Light is not only the primary source of energy for photosynthesis in plants but is also an important signal for plant growth [1]. Light intensity, quality, and photoperiod can regulate plant development and secondary metabolism [2,3,4,5]. Johkan [6] found that the net photosynthetic rate (Pn) of Lactuca sativa leaves irradiated with green (G) light-emitting diodes (LEDs) at a photosynthetic photon flux (PPF) of 200 μmol/m2·s was significantly higher than that of plants grown under a PPF of 100 μmol/m2·s. The Pn of the plants irradiated with a G510 light (peak wavelength: 510 nm; bandwidth at half peak height: 18 nm) was the highest among all of the light sources [6]. Many plant processes are regulated by the wavelength of light experienced during growth, including seed germination, photomorphogenesis, photosynthesis, carbon and nitrogen metabolism, biomass accumulation, chloroplast ultrastructure, and leaf anatomical structure [7,8,9,10,11,12]. Studies have shown that the ratio of red (R) light to far-R light regulates the flowering time of Arabidopsis, providing evidence for the existence of wavelength-specific pathways in plant flowering times [13].

Photosynthesis is an important biological process for plant life, which has played an important role in the evolution of the Earth’s ecosystems. Increasing photosynthetic rates are critical for increasing crop yields to meet the rising demands for food [14, 15]. Chloroplast development and chlorophyll (Chl) metabolism are key components of photosynthesis in green plants, and previous studies have shown the existence of Chl synthesis-related enzymes that regulate chloroplast development [16, 17]. In cucumber seedlings, the photosynthetic rate was significantly higher under white (W) light than under red (R), blue (B), yellow (Y), or G light, and the morphology and photosynthetic rate differed significantly under the different monochromatic light treatments [18]. In tomato, lower height, biomass, and leaf area were noted for plants grown under RGB light (33% R, 33% G, and 33% B) and RB light (66% R and 33% B) than under W light [19]. Further, compared to W light growth conditions, monochromatic light also lowered the growth, Pn, stomatal conductance (Gs), intercellular CO2, and transpiration rates of tobacco plants [11]. Finally, in Camptotheca acuminata seedlings, R light promoted the development of chloroplasts and improved photosynthetic efficiency [20].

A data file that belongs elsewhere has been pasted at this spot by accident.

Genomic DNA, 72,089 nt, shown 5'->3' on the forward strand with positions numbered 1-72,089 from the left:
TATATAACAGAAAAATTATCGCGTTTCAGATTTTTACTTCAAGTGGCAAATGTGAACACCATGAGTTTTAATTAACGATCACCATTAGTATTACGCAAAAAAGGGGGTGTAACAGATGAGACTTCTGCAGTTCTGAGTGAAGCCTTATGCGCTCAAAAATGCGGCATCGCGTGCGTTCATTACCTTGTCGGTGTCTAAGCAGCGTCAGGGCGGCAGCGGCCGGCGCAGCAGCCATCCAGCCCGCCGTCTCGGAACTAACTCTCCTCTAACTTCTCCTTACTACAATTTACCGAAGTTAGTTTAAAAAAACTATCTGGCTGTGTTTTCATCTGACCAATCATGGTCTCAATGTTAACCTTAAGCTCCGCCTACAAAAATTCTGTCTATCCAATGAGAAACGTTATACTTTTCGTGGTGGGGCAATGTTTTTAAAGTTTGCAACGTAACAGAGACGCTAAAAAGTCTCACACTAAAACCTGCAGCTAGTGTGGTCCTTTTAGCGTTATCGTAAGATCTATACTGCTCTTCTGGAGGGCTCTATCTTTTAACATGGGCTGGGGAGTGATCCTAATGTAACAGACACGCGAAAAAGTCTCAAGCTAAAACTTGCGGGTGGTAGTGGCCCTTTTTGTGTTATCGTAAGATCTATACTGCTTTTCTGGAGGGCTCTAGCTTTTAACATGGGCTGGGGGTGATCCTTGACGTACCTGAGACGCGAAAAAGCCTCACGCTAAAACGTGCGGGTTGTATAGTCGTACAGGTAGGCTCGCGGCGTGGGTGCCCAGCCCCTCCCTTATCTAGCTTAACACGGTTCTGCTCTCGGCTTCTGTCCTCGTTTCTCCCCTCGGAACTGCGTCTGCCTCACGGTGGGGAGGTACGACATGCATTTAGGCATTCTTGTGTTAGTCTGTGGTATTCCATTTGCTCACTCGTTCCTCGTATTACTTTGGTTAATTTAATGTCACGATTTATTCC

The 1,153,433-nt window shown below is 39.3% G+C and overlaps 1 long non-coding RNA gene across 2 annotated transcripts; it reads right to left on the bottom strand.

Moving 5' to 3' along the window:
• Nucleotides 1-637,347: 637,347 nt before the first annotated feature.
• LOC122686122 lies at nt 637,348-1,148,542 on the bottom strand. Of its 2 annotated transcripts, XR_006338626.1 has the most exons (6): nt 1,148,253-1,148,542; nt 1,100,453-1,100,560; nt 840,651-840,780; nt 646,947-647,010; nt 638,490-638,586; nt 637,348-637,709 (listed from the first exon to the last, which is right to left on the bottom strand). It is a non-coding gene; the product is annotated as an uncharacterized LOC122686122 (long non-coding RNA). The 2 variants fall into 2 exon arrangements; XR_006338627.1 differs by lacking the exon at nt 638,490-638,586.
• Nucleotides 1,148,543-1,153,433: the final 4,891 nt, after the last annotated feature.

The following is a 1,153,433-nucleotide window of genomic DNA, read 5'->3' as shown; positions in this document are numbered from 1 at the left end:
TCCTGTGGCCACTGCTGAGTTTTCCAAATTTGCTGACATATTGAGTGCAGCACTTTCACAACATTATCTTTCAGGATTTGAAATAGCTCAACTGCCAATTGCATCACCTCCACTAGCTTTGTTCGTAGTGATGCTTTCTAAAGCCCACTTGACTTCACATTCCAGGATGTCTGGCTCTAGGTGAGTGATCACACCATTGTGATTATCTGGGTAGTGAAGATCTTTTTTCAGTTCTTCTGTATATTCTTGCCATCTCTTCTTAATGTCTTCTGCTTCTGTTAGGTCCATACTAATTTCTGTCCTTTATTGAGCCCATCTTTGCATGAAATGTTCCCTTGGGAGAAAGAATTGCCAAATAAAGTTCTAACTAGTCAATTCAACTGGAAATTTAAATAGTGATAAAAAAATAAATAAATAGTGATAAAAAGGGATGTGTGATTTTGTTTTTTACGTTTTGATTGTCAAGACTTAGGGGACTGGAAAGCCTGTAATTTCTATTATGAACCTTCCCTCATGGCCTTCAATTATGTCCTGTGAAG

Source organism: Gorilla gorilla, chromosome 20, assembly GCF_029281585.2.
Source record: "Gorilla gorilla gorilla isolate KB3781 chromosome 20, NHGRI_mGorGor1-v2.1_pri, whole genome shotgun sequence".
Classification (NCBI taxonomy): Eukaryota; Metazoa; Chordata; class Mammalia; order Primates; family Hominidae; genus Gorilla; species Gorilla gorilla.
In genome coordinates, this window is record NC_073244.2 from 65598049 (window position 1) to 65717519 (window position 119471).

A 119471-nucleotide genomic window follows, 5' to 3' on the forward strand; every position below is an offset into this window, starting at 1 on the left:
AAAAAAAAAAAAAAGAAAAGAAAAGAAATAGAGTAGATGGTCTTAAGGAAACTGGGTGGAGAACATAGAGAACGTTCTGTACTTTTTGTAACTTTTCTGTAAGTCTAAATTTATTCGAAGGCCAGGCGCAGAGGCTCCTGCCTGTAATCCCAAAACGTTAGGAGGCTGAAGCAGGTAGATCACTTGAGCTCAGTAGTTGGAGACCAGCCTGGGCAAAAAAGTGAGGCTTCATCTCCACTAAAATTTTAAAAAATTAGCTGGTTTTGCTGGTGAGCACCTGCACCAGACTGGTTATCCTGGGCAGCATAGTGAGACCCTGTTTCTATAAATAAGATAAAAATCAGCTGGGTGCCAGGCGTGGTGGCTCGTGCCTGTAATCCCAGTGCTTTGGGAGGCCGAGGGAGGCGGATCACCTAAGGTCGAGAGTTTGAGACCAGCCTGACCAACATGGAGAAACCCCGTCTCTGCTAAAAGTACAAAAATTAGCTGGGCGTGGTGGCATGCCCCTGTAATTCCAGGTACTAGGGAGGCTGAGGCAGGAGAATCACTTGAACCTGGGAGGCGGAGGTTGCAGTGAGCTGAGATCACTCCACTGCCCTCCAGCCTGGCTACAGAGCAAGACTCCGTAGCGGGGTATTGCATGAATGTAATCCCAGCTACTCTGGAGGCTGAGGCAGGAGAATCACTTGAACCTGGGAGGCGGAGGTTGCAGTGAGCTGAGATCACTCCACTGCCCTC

Ribose-1,5-bisphosphate carboxylase/oxygenase (RuBisCO; EC 4.1.1.39) is a key plant photosynthetic enzyme that controls carbon dioxide (CO2) and carbon fixation. The Calvin and photorespiration cycles are shunted by RuBisCO, and the relative magnitudes of their activities directly affect the photosynthetic rate [21]. Gao [22] found that when the ratio of R to B light was 4:1, the ribose-1,5-bisphosphate carboxylase (RuBPCase) activity in purple lettuce was significantly higher than that in other light treatments.